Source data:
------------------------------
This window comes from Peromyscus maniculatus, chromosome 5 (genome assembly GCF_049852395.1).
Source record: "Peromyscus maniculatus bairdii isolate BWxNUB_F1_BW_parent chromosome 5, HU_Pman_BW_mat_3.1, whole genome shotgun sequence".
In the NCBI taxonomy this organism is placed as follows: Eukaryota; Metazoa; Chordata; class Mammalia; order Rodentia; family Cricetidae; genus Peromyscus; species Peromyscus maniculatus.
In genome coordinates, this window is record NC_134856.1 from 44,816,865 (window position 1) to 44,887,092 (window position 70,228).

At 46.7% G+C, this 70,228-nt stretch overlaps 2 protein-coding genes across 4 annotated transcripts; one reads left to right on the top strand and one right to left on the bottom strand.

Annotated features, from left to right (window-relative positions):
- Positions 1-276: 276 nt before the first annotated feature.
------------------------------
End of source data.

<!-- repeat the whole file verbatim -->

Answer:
This window comes from Peromyscus maniculatus, chromosome 5 (genome assembly GCF_049852395.1).
Source record: "Peromyscus maniculatus bairdii isolate BWxNUB_F1_BW_parent chromosome 5, HU_Pman_BW_mat_3.1, whole genome shotgun sequence".
In the NCBI taxonomy this organism is placed as follows: Eukaryota; Metazoa; Chordata; class Mammalia; order Rodentia; family Cricetidae; genus Peromyscus; species Peromyscus maniculatus.
In genome coordinates, this window is record NC_134856.1 from 44,816,865 (window position 1) to 44,887,092 (window position 70,228).

At 46.7% G+C, this 70,228-nt stretch overlaps 2 protein-coding genes across 4 annotated transcripts; one reads left to right on the top strand and one right to left on the bottom strand.

Annotated features, from left to right (window-relative positions):
- Positions 1-276: 276 nt before the first annotated feature.